Last week the Mortgage Bankers Association (MBA) Refinancing Index rose sharply to 8920.9, the highest number ever recorded in the 13-year history of the index. As prepayments are set to break records in the upcoming months, analysts are telling investors to add prepayment-protected securities now as the universe of refinanceable mortgages grows by leaps and bounds.
With mortgage rates at an all-time-low - down 10 basis points week-over- week- last week's Refi Index broke the record set on Oct. 4, 2002. The just-below-9000 reading represents a 30% increase from the previous peak last October. It is also a 35% increase from the prior week's level of 6614, a jump that actually surprised some analysts.
"Although we expected the Index to break into record territory, we did not anticipate a more than 2000-point pop," wrote researchers from Salomon Smith Barney last Wednesday. "The magnitude of the increase (by far the biggest surprise this week) is probably related to a sharper rate of decline in mortgage rates over the past few weeks. The very sharp decline in rates led to a rapid expansion of the universe of refinanceable mortgages resulting in a huge increase in the number of mortgage applications."
They added that last week was the 10th week in a row that the MBA Refinancing Index surpassed 5000. This would inevitably cause prepayments in the coming months to be very high. Most of the applications filed last week will likely close by April while some of the closings will be pushed into May, explained the analysts. However, some high-balance, high-credit-score applications might still close in March.
Fast like a flash
Most analysts all agree on one thing: Prepayment speeds are going to get faster and faster going forward.
"Given the magnitude of the Index, it is likely that most coupons will prepay at higher speeds in the next few months," wrote Salomon researchers. Although the increase in speeds will probably be highly uneven. Cuspy 5.5s and 6s will likely exhibit the sharpest increases in speeds. Meanwhile, speeds in higher premiums will probably only rise modestly.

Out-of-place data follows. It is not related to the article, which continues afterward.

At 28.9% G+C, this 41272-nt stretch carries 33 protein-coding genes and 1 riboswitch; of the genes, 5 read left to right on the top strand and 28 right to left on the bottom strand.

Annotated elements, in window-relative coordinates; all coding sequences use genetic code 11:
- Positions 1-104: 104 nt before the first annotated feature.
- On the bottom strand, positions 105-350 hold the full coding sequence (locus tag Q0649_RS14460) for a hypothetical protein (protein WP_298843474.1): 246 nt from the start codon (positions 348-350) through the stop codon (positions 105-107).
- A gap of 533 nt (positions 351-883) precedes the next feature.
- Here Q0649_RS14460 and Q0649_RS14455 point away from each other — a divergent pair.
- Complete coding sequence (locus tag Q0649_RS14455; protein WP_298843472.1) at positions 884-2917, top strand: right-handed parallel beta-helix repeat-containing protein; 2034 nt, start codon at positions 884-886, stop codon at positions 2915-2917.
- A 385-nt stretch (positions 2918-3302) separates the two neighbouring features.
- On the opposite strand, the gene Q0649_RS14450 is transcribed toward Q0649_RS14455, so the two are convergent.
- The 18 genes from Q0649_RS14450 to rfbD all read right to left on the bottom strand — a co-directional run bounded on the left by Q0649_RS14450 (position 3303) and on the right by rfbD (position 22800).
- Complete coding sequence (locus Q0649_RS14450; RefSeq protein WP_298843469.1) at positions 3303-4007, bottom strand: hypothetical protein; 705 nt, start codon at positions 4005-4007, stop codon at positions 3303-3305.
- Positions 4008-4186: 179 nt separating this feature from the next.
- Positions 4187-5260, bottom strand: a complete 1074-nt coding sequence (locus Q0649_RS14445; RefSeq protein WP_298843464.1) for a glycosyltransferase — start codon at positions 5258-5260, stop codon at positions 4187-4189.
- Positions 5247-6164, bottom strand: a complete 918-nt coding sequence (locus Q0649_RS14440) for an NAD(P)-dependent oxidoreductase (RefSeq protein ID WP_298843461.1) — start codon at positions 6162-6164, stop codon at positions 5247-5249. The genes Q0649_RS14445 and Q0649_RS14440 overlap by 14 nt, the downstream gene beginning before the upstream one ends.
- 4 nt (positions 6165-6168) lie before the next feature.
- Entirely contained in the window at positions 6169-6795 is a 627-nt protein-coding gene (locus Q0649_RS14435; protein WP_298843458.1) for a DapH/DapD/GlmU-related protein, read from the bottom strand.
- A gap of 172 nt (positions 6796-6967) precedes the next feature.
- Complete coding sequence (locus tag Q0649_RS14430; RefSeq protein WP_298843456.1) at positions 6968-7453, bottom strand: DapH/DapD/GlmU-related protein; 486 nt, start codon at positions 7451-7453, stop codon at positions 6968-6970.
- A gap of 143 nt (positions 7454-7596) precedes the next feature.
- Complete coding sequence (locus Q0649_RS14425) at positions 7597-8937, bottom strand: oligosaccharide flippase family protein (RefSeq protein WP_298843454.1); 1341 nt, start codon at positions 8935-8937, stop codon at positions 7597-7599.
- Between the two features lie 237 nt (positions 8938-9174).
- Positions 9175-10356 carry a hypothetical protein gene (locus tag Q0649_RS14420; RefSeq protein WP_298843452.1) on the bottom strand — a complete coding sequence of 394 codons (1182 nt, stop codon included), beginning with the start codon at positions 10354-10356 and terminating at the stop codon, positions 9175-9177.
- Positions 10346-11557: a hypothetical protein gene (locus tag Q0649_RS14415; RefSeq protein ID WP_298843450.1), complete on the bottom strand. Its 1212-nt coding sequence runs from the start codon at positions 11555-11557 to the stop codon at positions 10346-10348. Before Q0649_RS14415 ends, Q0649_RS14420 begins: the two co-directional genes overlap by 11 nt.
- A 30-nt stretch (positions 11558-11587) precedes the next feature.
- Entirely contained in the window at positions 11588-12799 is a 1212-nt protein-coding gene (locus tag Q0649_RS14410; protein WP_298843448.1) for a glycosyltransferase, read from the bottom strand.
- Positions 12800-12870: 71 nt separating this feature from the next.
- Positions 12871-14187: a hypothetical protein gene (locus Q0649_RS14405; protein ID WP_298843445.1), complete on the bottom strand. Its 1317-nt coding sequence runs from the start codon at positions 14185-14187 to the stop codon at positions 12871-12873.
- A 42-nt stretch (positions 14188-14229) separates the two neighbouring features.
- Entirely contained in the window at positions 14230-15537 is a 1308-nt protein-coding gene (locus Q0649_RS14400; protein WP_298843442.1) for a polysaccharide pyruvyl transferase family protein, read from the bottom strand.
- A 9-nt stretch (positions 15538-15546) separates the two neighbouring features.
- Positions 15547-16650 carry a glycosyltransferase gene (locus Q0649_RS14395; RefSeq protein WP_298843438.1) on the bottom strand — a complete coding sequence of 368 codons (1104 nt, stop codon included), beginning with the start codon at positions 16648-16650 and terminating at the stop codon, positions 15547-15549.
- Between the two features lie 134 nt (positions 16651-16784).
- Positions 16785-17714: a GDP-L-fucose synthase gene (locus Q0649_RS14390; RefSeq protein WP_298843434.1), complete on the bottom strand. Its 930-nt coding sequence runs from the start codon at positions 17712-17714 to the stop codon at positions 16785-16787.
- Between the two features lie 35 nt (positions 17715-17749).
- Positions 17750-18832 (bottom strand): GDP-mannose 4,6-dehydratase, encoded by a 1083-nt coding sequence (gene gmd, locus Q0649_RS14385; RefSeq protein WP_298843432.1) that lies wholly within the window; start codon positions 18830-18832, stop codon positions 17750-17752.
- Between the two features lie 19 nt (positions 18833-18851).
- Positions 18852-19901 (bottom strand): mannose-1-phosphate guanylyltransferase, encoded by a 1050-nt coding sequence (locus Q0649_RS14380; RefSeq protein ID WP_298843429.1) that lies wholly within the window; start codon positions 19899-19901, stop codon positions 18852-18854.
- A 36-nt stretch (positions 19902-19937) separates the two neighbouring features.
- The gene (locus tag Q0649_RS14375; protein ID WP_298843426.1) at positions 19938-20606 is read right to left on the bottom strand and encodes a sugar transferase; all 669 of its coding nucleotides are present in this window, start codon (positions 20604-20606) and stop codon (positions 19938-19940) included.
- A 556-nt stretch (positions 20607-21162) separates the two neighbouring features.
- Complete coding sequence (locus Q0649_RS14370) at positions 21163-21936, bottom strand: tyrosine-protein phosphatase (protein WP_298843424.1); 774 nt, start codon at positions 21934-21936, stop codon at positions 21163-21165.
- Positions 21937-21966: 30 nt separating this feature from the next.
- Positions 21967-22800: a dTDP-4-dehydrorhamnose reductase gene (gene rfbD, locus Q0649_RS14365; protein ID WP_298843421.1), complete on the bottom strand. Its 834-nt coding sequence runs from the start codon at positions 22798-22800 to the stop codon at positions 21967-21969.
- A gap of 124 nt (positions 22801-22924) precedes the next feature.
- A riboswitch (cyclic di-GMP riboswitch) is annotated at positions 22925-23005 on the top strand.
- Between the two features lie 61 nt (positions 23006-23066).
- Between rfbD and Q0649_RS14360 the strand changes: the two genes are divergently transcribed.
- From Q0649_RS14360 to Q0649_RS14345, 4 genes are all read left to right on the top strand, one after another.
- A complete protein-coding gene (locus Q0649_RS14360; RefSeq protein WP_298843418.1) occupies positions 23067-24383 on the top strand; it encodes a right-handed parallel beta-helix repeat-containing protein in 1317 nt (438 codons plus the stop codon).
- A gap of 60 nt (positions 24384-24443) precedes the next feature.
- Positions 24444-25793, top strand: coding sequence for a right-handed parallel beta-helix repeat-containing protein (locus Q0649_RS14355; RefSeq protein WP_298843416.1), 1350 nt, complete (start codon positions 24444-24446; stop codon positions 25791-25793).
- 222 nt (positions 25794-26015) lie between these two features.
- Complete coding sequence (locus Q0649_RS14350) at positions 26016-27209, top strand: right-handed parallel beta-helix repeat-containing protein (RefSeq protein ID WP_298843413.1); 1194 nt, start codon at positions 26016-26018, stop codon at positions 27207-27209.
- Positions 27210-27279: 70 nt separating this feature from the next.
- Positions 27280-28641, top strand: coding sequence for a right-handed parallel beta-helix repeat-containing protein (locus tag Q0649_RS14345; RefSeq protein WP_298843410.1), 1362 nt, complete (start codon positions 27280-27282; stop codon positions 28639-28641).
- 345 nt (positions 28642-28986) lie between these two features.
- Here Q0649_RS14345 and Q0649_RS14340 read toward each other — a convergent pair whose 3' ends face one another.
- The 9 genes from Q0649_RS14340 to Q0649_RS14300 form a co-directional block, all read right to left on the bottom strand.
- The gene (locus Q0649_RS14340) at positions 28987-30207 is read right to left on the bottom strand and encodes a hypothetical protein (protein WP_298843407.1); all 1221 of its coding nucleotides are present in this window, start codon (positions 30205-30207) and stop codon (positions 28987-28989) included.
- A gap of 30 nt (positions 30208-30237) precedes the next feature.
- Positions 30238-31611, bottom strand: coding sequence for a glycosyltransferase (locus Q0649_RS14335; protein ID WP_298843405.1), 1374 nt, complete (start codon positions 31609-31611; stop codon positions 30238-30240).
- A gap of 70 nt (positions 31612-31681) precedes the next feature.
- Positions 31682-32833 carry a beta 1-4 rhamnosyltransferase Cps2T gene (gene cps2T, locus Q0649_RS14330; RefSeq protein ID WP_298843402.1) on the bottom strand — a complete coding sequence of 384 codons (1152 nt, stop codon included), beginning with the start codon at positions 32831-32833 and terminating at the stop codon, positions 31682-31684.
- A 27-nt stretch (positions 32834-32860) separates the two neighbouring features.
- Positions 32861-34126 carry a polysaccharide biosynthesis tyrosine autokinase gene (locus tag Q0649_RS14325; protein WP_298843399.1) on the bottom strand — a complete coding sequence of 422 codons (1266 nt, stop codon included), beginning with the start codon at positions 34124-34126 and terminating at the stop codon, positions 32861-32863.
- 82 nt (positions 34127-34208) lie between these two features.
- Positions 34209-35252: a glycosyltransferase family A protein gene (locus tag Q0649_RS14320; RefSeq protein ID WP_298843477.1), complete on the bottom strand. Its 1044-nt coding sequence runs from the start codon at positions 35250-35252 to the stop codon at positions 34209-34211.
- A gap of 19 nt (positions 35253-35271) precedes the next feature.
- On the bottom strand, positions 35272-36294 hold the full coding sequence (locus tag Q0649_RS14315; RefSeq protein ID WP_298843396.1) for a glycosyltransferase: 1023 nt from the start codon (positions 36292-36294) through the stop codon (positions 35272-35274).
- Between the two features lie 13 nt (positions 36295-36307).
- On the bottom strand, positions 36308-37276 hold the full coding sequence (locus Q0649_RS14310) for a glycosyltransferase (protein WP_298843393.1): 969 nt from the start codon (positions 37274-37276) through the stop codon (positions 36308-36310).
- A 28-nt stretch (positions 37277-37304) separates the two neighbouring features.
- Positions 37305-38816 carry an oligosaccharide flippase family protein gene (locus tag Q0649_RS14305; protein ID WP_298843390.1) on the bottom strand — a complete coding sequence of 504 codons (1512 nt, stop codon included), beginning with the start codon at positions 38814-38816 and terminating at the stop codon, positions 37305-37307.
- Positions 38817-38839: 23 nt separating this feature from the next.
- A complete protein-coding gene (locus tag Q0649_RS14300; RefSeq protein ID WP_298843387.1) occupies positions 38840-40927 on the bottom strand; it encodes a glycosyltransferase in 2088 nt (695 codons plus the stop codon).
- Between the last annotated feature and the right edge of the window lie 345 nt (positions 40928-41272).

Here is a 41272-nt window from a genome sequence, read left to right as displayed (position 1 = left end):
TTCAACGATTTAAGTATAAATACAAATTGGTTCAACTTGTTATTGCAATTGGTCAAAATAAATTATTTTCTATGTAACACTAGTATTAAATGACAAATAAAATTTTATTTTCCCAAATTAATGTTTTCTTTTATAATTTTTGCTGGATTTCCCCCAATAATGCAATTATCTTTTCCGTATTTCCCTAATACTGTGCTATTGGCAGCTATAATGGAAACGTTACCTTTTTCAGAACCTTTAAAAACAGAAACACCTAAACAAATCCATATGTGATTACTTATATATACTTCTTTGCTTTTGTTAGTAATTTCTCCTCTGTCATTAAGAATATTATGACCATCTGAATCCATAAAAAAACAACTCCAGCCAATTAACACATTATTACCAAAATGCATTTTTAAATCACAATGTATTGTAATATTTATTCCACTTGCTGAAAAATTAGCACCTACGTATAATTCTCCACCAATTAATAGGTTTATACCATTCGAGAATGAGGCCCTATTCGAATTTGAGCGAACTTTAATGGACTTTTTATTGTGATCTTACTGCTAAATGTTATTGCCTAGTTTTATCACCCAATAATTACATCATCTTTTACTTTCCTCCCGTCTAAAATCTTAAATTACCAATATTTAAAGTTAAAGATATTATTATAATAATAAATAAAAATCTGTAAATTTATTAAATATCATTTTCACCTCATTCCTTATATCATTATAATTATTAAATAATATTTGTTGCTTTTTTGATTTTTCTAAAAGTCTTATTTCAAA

Kevin Jackson, senior analyst at RBC Dain Rauscher, echoed Salomon's statement that today's MBA numbers imply a surge in upcoming prepayments.
He stated that there are now $506 billion in 30-year conventional 6.5s outstanding and $459 billion in 30-year conventional 6s outstanding. These actually represent the cusp of the refinancing curve and most likely would have the largest rise in prepayments over the upcoming months. Having 30-year mortgage rates at 5.67%, 6.5s are 143 basis points in the money while 30-year 6s are 93 basis points in the money
Aside from these, Jackson also expects that there can be a jump in 30-year 5.5s. He explained that there is now $239.6 billion in 30-year conventional 5.5s outstanding with a gross weighted-average coupon (WAC) of roughly 6.1% and 43 basis points of refinancing incentive. This also holds true for 15-year product. At 5.01% mortgage rates, there might also be a surge in 15-year 5.5s and 6s prepayments.
Last major refinancing threshold
In a recent report, Bear Stearns noted the rise in both the MBA Refinancing Index and the Conventional Refinancing Index, which jumped by 34.9% to 10,053. The Conventional Index is about 2300 points higher than the prior peak reached in October (similar to the Refi Index that rose 2000 points higher).
"The increases are consistent with our longstanding view that the Refinancing Index would be relatively unresponsive to lower mortgage rates unless rates breached the 5.60% to 5.70% area on the 30-year rate," Bear Stearns analysts said.
With mortgage rates hitting below 5.70%, some of the pools backing the brand-new conventional 5.5% cohort start to enter the refinancing window. "The 5.60% to 5.70% mortgage rate zone is the last major refinancing threshold in the current MBS market," wrote researchers. They said that if the 30-year dips to 5.0%, a whopping 96% of all mortgage-backeds actually will be refinanceable.
As of last Thursday, Bear Stearns said that the 30-year mortgage rate was at 5.625%. At that level, they calculated that 89.4% of the mortgage market, which is equivalent to $2.51 trillion, is exposed to a refinancing incentive of 40 basis points or over. They noted that the average refinancing incentive that these borrowers have now is 140 basis points.
For this week's Refinancing Index, analysts expect that it will stay in the high 8000s (somewhere in the 8700 to 8800 range), though probably not exceeding the 8900 mark since rates went up sharply on Thursday. Rates were actually up 20 basis points from where they were at the beginning of the week. Mortgage rates earlier in the week were reflected by the 5.61% 30-year mortgage rate reported in the Freddie Mac Primary Mortgage Market Survey.
Though it is possible that there was a significant amount of applications filed in the beginning of last week (when rates were really low), pushing the results of the Refinancing Index upwards, analysts doubt that it would exceed 8900 significantly even in this event.
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